By Yatin Shah, Co-founder, Executive Director, IIFL Investment Managers
Income generation through financial instruments remains a common theme across select second-generation billionaires. Many of them have chosen to diversify their family business or start their own ventures.
For instance, the son of a successful textile businessman in India studied at an Ivy League college in the US. He returned to India and worked for an investment management firm for a year. He then joined his family business but kept his entrepreneurial spirit alive. He designed a mobile application that connects a patient to a doctor in real time.
This illustrates the financial freedom available to inheritors today. They have various investment opportunities to get the best risk-adjusted returns. Or they may choose to up stakes or start their own ventures.
In another example, the founder of a pharmaceutical company sold his entire stake to a company and his two sons inherited the corpus. After multiple discussions with the sons, we drafted an investment policy statement with a mandate that the core portfolio would be invested in financial instruments and a certain amount (the satellite portfolio) of the corpus would be set aside for deployment in exciting start-up ideas.
The two sons initially took it upon themselves to scout for start-up opportunities. Finally, they decided to stick to financial instruments and leave the entire money-management and investment-decision process to us.
Then there are instances where the family is thinking long term. For instance, in a pharmaceutical company set up much before independence, the money earned made its way back into growing the business. The personal wealth, including dividends from the company, was often reinvested in the business. The next generation is working to professionalize this firm. They are preparing for a stake sale some years down the line. We have helped them formalize an investment mandate and offer them periodic advice in line with their investment objectives. They are well-informed and play a proactive role in investment decision making.
This trend is not limited to inheritors. For example, a first-generation entrepreneur in his early 30s sold his start-up radio-taxi firm. He managed a successful exit within five years of starting his company. Though this was not an inheritance, the way he decided to invest his money is a good illustration of the current trend among the new generation. The new wealth at his disposal did not alter his lifestyle. He invested half the corpus in financial instruments, which he classified as savings. The other half was set aside for investments in start-up companies with great ideas. In these companies, he would play an active role as a mentor, using his own entrepreneurial experience of running a start-up.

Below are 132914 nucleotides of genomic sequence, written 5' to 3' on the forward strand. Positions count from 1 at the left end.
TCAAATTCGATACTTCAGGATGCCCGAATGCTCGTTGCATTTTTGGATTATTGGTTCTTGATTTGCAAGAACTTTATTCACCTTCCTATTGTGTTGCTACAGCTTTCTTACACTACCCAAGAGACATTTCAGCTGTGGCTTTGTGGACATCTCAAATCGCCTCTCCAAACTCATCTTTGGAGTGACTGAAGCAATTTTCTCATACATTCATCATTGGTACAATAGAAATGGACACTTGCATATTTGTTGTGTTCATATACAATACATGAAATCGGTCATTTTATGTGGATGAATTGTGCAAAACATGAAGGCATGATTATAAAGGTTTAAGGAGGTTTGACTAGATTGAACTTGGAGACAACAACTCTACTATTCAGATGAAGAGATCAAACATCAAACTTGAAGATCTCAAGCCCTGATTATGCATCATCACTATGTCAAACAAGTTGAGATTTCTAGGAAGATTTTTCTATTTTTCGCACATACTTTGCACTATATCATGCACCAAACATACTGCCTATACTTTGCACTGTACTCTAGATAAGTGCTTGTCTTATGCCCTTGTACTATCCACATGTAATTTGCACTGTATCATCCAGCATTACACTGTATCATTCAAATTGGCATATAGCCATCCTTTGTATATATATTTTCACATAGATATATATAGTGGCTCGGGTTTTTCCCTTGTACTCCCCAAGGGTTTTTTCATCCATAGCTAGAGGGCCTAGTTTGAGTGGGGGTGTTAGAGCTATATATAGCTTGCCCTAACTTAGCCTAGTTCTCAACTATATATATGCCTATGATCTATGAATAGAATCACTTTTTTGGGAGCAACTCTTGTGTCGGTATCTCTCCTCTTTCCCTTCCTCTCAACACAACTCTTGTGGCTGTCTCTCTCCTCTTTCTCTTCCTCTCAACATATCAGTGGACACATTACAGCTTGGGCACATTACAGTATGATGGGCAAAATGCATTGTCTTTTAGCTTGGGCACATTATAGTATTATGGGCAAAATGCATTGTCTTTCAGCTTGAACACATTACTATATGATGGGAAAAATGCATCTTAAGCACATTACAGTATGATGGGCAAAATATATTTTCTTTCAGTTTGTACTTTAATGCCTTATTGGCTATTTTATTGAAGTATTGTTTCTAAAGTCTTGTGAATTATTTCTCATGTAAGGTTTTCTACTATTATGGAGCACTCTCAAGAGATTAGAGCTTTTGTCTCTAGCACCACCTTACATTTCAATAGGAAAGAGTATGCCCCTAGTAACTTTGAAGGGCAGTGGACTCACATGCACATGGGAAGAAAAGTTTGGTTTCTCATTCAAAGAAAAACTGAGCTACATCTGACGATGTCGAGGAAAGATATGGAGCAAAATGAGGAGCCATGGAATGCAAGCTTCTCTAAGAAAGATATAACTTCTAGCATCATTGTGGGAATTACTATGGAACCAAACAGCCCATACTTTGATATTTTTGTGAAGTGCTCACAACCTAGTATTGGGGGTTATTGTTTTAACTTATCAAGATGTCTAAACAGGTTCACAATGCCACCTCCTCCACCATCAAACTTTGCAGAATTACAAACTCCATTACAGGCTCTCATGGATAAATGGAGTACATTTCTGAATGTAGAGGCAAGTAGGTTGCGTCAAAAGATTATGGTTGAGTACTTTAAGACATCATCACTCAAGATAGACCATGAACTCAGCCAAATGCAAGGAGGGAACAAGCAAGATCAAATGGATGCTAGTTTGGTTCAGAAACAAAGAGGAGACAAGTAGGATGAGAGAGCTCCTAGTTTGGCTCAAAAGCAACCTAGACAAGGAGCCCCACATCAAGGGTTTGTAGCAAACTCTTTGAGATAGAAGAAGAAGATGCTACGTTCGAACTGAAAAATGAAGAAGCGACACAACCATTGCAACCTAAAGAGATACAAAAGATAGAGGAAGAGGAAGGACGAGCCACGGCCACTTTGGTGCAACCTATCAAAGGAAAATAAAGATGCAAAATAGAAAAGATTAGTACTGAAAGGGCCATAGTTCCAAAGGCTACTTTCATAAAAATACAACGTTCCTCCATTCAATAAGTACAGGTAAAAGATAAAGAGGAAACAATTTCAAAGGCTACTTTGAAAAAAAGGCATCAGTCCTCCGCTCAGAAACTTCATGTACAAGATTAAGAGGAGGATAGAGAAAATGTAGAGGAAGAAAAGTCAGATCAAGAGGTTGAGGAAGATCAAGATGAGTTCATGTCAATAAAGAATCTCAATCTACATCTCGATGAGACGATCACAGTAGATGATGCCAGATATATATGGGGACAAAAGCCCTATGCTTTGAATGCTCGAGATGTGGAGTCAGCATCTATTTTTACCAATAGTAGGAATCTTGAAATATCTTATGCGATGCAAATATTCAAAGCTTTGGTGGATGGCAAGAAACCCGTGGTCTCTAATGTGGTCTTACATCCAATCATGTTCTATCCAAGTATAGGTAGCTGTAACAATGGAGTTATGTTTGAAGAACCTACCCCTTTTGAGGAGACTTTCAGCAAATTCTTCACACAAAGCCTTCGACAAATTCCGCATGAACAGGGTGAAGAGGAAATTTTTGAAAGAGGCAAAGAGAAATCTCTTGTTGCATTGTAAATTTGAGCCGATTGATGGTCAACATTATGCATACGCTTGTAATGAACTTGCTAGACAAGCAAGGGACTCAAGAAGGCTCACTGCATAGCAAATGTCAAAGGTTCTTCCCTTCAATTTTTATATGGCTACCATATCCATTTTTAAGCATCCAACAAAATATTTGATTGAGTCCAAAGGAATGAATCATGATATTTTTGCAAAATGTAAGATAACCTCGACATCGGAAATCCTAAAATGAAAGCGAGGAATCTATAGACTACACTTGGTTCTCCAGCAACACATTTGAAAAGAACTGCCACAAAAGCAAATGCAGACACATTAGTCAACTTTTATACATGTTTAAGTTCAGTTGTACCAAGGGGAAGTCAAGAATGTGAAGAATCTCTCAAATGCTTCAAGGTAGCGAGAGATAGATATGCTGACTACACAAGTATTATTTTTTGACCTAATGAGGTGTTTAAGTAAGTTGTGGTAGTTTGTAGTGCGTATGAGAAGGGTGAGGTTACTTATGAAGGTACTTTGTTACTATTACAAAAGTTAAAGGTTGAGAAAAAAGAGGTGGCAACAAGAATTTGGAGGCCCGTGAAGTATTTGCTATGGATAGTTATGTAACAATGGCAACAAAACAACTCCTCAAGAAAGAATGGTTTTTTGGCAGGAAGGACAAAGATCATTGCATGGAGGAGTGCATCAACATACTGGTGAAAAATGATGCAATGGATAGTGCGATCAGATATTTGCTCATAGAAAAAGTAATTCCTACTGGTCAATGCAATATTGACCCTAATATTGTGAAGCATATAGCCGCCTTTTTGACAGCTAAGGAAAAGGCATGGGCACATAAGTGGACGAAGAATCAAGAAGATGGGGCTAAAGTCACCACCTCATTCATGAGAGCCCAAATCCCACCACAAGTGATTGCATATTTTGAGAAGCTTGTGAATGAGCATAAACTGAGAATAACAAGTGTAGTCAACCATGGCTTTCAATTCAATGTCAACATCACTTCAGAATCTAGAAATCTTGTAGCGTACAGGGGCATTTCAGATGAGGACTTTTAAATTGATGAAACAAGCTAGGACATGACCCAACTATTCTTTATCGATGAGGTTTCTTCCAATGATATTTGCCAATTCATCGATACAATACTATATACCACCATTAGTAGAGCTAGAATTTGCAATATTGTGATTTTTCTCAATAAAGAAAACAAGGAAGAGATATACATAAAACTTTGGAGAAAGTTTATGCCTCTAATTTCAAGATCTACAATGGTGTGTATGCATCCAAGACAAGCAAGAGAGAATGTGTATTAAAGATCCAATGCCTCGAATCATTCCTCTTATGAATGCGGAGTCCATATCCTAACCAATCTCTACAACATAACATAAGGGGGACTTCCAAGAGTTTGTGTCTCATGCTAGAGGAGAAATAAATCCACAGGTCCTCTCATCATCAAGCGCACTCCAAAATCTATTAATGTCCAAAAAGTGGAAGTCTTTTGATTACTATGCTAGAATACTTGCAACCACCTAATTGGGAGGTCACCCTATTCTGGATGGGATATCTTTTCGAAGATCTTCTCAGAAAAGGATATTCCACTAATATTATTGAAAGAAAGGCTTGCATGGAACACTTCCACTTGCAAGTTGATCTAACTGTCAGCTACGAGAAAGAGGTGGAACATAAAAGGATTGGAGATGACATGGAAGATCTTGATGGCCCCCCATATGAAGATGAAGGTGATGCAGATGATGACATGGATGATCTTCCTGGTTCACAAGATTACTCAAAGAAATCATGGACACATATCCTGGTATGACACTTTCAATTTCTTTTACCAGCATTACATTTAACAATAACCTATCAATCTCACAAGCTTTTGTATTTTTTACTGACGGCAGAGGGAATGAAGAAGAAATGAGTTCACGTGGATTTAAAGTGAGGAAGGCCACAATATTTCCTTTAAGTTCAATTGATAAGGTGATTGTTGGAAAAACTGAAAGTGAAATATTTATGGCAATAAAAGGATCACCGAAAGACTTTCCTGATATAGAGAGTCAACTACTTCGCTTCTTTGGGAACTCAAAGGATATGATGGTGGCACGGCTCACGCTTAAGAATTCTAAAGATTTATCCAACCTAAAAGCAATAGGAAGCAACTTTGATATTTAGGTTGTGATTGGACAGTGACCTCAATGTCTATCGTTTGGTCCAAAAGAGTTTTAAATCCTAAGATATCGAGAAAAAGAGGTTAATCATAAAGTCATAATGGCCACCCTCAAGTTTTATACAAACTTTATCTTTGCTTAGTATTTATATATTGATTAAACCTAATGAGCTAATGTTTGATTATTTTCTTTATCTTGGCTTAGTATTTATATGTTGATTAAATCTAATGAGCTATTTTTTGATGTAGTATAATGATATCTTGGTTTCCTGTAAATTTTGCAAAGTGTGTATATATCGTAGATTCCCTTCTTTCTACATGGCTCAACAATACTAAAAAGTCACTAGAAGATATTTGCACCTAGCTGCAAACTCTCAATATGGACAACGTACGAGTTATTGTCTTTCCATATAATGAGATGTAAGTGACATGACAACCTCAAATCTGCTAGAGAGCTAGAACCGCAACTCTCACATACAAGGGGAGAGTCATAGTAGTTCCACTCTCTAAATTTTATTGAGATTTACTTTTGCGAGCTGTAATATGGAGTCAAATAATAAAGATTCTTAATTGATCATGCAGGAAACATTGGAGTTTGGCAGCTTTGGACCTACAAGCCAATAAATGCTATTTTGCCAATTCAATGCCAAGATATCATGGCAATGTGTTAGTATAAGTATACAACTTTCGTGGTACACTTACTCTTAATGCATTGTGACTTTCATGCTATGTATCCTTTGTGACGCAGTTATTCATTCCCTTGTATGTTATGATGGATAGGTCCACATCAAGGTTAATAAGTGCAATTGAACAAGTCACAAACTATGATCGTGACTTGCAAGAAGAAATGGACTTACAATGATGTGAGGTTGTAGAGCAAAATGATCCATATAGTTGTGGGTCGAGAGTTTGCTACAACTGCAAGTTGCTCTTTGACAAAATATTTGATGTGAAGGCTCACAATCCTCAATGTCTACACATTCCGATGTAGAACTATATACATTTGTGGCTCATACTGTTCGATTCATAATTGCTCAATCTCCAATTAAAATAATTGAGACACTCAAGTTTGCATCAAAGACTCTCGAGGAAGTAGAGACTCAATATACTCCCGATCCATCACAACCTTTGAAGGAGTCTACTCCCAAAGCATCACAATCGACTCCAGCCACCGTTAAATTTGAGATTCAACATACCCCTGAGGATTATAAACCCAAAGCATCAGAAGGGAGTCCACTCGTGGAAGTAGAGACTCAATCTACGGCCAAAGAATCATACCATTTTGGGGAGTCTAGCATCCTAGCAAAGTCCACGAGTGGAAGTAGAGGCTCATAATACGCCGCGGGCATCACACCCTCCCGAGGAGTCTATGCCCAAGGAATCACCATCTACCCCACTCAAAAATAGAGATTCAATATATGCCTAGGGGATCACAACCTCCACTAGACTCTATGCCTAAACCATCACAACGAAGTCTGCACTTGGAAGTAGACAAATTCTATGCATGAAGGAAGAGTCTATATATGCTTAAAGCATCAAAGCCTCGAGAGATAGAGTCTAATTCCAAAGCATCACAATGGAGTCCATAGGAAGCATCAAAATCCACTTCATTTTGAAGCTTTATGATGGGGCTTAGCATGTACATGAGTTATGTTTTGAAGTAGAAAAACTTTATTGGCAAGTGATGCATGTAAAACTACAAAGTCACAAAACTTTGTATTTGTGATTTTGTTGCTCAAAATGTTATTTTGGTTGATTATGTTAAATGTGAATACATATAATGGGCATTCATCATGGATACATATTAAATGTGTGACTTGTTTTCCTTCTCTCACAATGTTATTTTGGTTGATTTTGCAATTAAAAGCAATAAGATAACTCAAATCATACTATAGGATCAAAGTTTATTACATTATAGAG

The inheritors may also have different needs. The second generation faces far more complex issues, for some are now global citizens. Some members may have citizenship in another country or may be non-resident Indians.
Wealth managers need to consider three broad areas when managing an inheritor's wealth. First, the level of engagement that the client is comfortable with is important. If the client wants to initially set the investment mandate and then leave the entire management and execution to the investment manager, then a discretionary mandate would be a suitable relationship. However, if the client is more inclined to play an active role in investment decision making and execution, then an advisory mandate would be the preferred relationship.
Second, it is extremely critical to set the investment mandate in an investment policy statement. This document should be drafted after detailed discussion and agreement with the client. This is the master document, which forms the basis for investment decision making and portfolio construction.
Third, the frequency of portfolio review should be agreed upon and carried out without fail. This ensures that the portfolio is in line with the agreed asset allocation. Any deviations are noted and can be acted upon if necessary.
As the younger generation takes over the reins of business, professional wealth managers are gaining prominence. Informal financial structures are fading away. The focus needs to be on institutionalizing the process of managing family wealth in such a manner that income and portfolio growth achieve the benefits of compounding with the best risk-adjusted returns. The right balance also needs to be struck between managing the value systems of the first generation and the ambitions of the second. The new generation is very demanding indeed.